There are even some doubts within the administration on the wisdom of such a move, especially since it may do nothing to stop North Korea's development of nuclear missiles it says are capable of hitting the United States.
"A peace treaty would be a major accomplishment," said one US official involved in summit preparations. "But whether it would also be the start of eliminating the dangers North Korea poses to its neighbors with its weapons programs and to others with its exports of weapons and technology is far from certain."
Evans Revere, a former US negotiator with North Korea, said any kind of joint peace declaration at this stage - when Pyongyang has shown no real willingness to give up its nuclear program - would be premature.
"Among the many traps that the US president might fall into in Singapore, this would be a powerfully significant one," he said.
But Trump's aides say a peace agreement early on could lower tensions, clear the air for future nuclear talks and undercut North Korea's longtime contention it needs its nuclear program to deter a "hostile" United States. Washington keeps 28,500 troops in South Korea, a legacy of the 1950-53 war.
The White House did not respond to a request for comment.
Trump's effort might appear a worthy goal and in line with South Korean President Moon Jae-in's recent agreement with Kim to seek an end to the conflict between the Koreas. There has been media speculation that Moon might travel to Singapore for the summit, although South Korean officials stress they are considering a three-way meeting at a later date.
The idea of a peace deal may also appeal to Trump, a former reality-TV star, because it would allow him to claim an achievement no other president has had. At the same time, it might boost supporters' hopes he could win a Nobel Peace Prize.
"Can you believe that we're talking about the ending of the Korean War?" Trump mused to reporters on Friday, saying it would be a "historically" important moment.
But the reason previous administrations have not offered such an agreement - or even to hold a summit between the countries' leaders that North Korea has long sought - is that Pyongyang has resisted nuclear disarmament.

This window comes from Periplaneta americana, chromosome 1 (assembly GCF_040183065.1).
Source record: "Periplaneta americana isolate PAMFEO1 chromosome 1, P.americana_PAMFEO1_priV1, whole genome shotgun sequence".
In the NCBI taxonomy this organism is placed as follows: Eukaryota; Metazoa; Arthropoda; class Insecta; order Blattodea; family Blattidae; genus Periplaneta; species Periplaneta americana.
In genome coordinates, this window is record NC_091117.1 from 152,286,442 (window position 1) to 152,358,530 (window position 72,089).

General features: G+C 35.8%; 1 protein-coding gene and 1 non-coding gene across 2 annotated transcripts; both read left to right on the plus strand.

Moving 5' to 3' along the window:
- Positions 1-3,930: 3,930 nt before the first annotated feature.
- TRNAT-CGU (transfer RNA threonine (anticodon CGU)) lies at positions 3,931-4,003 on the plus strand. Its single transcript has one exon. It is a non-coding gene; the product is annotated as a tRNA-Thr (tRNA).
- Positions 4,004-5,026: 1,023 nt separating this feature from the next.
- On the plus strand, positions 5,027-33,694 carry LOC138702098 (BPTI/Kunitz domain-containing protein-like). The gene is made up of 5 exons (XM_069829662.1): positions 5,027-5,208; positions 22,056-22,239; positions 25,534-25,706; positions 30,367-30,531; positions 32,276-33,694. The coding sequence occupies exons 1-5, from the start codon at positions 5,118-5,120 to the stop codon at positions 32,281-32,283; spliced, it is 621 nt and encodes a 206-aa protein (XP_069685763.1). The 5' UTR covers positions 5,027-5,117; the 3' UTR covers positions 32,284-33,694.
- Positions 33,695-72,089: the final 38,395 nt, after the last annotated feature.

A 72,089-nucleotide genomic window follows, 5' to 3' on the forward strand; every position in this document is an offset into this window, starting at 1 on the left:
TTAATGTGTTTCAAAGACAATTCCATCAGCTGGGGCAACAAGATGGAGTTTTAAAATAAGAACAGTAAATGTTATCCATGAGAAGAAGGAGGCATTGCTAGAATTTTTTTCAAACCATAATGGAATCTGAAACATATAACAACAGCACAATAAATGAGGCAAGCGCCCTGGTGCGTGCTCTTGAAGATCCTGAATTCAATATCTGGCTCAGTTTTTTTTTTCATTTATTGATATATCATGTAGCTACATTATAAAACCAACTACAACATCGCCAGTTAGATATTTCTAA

US officials have welcomed Kim's recent announcement of a suspension of long-range missile tests and the closing of his nuclear bomb test site but say these steps are reversible.
Trump has left unclear whether he seeks the possible signing of an actual peace treaty, which experts believe would require lengthier negotiations, or a political statement agreed upon by the two sides that could form the basis of a detailed accord.
Upgrading the armistice to a full-scale treaty also would likely require all signatories, which includes China, allied with North Korea during the war, in addition to Pyongyang and Washington, which headed the United Nations command.
China's Foreign Ministry said it supports efforts to reach a "peace mechanism." But the influential state-run Global Times newspaper said Beijing must be a signatory to any peace treaty "to ensure its legal and historical status."
Either way, it could have major implications and possibly unintended consequences for the United States.
"Kim would like nothing better than to drag the US into prolonged negotiations over America's military presence in the South," said Danny Russel, a former top Asia policy adviser in the Obama administration.
"But what the North Koreans are more likely to have in mind for Singapore is a quick win via a vague declaration that the two leaders commit to preserving peace and to reaching a permanent peace arrangement," he said.